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Luciano Cilio - Dialoghi del presente CD (album) cover


Luciano Cilio


Rock Progressivo Italiano

4.47 | 23 ratings

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Prog Reviewer
5 stars This album has such stunningly beautiful, sensitive and vulnerable music on it! I'm reviewing the original 1977 album here, which is very short at about 30 minutes. These 30 minutes are really unlike anything else and are currently my favourite Italian album (and there are quite a few good ones, as you know).

This is very calm music, although it comes with a very rich instrumentation. "Primo Quadro della Conoscenza" is based on acoustic guitar and piano and has some violin and female voices that are used in an instrumental manner. This is quite harmonic but the voices add an experimental feel to it. "Secondo Quadro della Conoscenza" is carried by flute and Tony Esposito's meandering percussion with some oboe. It has some jazz- and contemporary experimental music influences and I'm actually reminded of the approach taken in the last two marvellous Talk Talk albums (minus Talk Talk's straight drums). I wonder whether Mark Hollis knew this album when embarking on Talk Talk's big transformation. The "Terzo Quadro" is a little slow piano piece, played so light as if Cilio had triggered the keys by breathing alone. Tony Esposito's percussion is back on the "Quarto Squadro"; also he touches his instruments very lightly and creates pulsating soundscapes rather than straight rhythms. Later acoustic guitar and oboe join in, and even later the strings, to create a fascinating twilight atmosphere. The last piece is surprisingly called "Interludio". It starts as a guitar piece; later oboe and violin join in again, changing the originally lighter mood to something more mysterious and deep. The guitar ends the album in a more optimistic fashion.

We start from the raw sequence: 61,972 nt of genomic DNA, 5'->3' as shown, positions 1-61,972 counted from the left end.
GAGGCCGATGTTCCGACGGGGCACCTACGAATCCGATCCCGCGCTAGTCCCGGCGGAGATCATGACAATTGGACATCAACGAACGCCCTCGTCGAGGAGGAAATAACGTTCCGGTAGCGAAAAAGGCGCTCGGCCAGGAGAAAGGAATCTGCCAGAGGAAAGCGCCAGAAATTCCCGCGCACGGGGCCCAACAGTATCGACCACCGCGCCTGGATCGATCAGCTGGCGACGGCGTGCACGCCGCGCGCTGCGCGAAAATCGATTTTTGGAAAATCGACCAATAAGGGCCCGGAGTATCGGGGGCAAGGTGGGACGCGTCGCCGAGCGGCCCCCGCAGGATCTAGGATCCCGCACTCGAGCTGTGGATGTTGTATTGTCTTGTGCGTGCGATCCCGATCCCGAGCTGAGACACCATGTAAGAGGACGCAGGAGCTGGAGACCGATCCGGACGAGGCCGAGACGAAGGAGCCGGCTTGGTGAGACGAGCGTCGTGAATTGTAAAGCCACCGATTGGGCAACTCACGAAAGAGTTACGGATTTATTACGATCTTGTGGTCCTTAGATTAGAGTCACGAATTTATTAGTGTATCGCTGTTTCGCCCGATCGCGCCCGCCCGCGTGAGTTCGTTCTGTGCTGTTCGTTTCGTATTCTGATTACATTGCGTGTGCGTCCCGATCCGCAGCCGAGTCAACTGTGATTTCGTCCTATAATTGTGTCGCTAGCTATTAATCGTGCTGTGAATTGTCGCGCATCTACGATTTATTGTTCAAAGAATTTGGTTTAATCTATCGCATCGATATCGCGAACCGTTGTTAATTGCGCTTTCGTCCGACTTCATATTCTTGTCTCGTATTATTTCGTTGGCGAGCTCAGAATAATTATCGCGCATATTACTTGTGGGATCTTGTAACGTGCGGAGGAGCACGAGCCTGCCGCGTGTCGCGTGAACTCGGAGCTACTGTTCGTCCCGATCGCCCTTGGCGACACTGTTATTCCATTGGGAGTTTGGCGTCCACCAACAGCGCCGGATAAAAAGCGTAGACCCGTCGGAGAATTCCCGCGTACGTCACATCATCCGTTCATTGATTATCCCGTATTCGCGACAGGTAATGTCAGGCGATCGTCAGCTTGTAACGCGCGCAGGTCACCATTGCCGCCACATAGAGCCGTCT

To me the music is an extremely touching expression of the uncertainties of finding ones way in life, and how a very sensitive character perceives it. This is one of these albums in which every single note played by any instrument is important and carries emotion. The songs are mostly of a free form; it is never predictable where they lead. I'd still think they were mostly composed (I can imagine some improvisation here, but overall there is much attention to how things work together). There is a very subtle balance between conventional and more experimental tonality; we are led along familiar paths but suddenly find ourselves in the middle of a strange landscape we have never seen before without knowing the way out. I'm very sad to read on Wikipedia that Luciano Cilio " died in Milan by his own hand at the age of 33", six years after recoding this album. I'd have wished the man who here shows so much of his vulnerable personality without even using words all the best in life, but this comes too late.

In any case, this is something very special and worth 5 stars without a doubt.

Lewian | 5/5 |


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